The Farmington woman was 83.
"Her hand print is on so many things here in Farmington," said Betty Berry, who met Ogilvie and her late husband, a Presbyterian minister, 50 years ago.
Ogilvie suffered health complications, following a fracture to her lower back, according to her friend, Sandy Nelson. Ultimately, Ogilvie died of pneumonia.
"She was a gentle soul," said her friend, Ruth Allison.
Ogilvie couldn't stand to see anyone — human or animal — hurt, Allison said.
Ogilvie's love of animals led her to help start the San Juan Animal League in 1974, a volunteer humane society for animals in the Farmington area.
Ogilvie is also a former reporter for The Daily Times. While at The Daily Times, she met Nelson, who worked the switchboard. Nelson said that Ogilvie introduced her to theater and taught her more about writing. Eventually, Nelson became women's editor for The Daily Times.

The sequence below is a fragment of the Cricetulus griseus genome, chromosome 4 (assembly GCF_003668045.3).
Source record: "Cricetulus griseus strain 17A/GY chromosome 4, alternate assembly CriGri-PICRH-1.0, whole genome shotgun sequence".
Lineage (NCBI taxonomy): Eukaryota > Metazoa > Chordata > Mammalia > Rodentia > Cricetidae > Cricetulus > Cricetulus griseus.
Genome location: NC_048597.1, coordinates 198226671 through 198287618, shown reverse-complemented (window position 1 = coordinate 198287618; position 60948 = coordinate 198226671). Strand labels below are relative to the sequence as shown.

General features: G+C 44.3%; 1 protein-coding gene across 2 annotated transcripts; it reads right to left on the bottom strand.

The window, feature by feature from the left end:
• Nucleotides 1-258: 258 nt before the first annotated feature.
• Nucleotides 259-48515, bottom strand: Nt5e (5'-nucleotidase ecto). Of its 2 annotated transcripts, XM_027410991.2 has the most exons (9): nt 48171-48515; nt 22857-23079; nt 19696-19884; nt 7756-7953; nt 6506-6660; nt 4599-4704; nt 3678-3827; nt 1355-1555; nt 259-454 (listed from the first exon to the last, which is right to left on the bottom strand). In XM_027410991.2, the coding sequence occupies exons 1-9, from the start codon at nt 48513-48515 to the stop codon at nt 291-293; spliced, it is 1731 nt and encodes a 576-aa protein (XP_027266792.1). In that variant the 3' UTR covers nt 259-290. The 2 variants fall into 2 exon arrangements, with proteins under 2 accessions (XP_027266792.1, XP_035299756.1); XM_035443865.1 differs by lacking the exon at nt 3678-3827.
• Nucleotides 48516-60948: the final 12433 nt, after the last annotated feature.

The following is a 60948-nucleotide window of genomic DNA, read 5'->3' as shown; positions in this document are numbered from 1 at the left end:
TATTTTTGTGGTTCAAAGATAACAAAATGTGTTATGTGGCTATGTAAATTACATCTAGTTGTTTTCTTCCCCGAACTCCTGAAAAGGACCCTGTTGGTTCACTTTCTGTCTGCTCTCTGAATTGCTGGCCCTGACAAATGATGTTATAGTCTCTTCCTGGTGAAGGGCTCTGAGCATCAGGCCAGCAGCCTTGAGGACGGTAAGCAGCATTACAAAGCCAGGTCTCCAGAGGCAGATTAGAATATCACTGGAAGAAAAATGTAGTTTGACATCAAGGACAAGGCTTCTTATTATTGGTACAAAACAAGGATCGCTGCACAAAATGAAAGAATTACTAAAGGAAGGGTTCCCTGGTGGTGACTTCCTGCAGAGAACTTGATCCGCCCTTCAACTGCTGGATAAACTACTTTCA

Ogilvie was also one of the founders of the now-defunct San Juan Stage Company, a theater group in the 1970s and 1980s. During that time, Ogilvie directed numerous well-received plays, including "The Man of La Mancha," Nelson said.
"She was pretty good at whatever she tried," Nelson said.
Before moving to Farmington, Ogilvie, who was born in St. Louis, Mo., lived in Ohio.
Ogilvie was also a member of the Steel Magnolias, a group of women who work closely with the Farmington Chamber of Commerce.
She also worked at San Juan College, where she was employed in marketing.
While at the college, she helped started Encore, a program that provides community learning classes for senior citizens. The classes are offered through San Juan College.
Jim Henderson, the college's president emeritus, described her as a good employee. She wrote the college's history, and, when the college was building an outdoor amphitheater, Ogilvie helped research outdoor theaters.
"She always liked the arts," Henderson said.
Hannah Grover can be reached at firstname.lastname@example.org; 505-564-4652. Follow her on Twitter @hmgrover.